Uncovering a Hidden Junk-Bond ETF Fee
Investors have been flooding into exchange-traded funds because they think they're cheap.
But costs are tricky, and assessing them can be more complicated than simply looking at how much funds say they cost. This is especially true in less-traded debt, such as speculative-grade bonds, which tend to be more unpredictable and expensive to trade.
A perfect example of this is State Street's $11.7 billion SPDR Bloomberg Barclays High Yield Bond ETF. It has returned 7.37 percent in the past three years, or 5.4 percentage points less than its benchmark index. That's equal to an average annual lag of 1.69 percentage points in the period.
In other words, while this ETF, which trades under the ticker JNK, says its expense ratio is 0.4 percent, a more realistic assessment of the cost over the past three years amounts to 1.69 percent.
This tracking difference is "the most under-rated piece of ETF due diligence that's out there," said Bloomberg Intelligence's Eric Balchunas. "Your net cost is how much did you miss that benchmark by."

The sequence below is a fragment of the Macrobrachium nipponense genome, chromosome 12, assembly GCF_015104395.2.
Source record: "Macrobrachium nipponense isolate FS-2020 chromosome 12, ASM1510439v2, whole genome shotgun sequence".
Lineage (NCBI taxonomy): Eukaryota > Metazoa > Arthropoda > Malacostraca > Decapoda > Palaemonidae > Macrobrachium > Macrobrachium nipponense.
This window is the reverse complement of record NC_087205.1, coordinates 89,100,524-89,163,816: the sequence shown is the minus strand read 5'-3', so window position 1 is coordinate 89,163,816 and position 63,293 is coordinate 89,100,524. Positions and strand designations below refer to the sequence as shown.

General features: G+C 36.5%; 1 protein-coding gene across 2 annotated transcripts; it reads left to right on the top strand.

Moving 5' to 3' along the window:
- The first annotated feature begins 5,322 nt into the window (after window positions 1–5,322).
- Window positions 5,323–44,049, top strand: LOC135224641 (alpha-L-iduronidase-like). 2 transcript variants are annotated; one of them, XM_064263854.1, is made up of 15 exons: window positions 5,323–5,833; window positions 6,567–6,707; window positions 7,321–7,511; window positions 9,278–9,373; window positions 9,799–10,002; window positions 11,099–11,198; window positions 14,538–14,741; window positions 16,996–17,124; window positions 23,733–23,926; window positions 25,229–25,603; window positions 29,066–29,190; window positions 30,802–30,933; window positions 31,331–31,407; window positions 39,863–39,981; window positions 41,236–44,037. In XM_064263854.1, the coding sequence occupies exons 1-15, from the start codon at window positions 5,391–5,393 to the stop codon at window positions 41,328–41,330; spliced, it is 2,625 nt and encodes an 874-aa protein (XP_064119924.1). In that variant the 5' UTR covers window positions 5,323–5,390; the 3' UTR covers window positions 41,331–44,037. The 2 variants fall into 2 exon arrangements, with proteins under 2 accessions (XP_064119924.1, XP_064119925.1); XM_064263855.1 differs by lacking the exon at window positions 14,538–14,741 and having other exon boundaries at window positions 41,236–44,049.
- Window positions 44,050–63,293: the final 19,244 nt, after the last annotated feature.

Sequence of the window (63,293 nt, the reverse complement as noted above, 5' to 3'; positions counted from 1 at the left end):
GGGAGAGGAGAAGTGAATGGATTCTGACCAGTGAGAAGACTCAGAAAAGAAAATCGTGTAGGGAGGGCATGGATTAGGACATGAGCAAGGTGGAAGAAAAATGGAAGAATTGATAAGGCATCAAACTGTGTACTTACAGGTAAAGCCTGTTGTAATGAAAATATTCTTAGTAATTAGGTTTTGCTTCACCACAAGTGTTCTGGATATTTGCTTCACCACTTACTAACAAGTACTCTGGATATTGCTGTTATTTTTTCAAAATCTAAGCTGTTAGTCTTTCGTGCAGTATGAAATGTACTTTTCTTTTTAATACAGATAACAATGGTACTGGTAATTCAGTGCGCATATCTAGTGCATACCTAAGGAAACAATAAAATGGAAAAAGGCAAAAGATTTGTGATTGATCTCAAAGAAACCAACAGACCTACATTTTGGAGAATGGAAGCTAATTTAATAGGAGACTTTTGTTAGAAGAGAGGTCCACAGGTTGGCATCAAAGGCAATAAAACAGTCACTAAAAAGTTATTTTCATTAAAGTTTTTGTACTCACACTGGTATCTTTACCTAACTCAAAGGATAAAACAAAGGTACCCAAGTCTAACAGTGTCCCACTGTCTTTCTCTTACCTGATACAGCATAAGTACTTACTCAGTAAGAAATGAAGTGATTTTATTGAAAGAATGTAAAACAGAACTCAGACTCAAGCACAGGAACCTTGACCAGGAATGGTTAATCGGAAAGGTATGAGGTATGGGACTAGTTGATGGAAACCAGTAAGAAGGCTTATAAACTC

Jeffrey Gundlach, chief executive officer of DoubleLine Capital, spotlighted this fund's performance on Twitter on Thursday, noting it has even gained less than a broad investment-grade bond benchmark in the past three years.
The State Street ETF stands out for having a notably high cost by this measure. Perhaps this is why so many investors have flooded into its rival, BlackRock's $18.7 billion iShares iBoxx USD High Yield Corporate Bond ETF that trades as HYG. This fund has an expense ratio of 0.5 percent, which is higher than the one for the State Street ETF, but a tracking difference of just 0.79 percent on an annualized basis over the past three years.
In other words, the effective cost of the BlackRock junk-bond ETF is about half as much as the one on the State Street ETF over the past three years. Indeed, the BlackRock fund has really become the go-to ETF for high-yield debt traders. Its assets have ballooned by 50 percent since August 2014 compared with the 25 percent growth in the State Street fund's assets.
There's a long-standing debate about how expensive it is to trade in more-esoteric bonds. It could be that the State Street fund targets more difficult-to-trade bonds or was forced to turn over more of its portfolio because of changes in the underlying index.
Either way, it's important for investors to account for the true costs when flocking to ETFs. Many think these funds are cheaper than other types of funds, but that's not always the case, especially when dealing in less-liquid debt.
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Daniel Niemi at email@example.com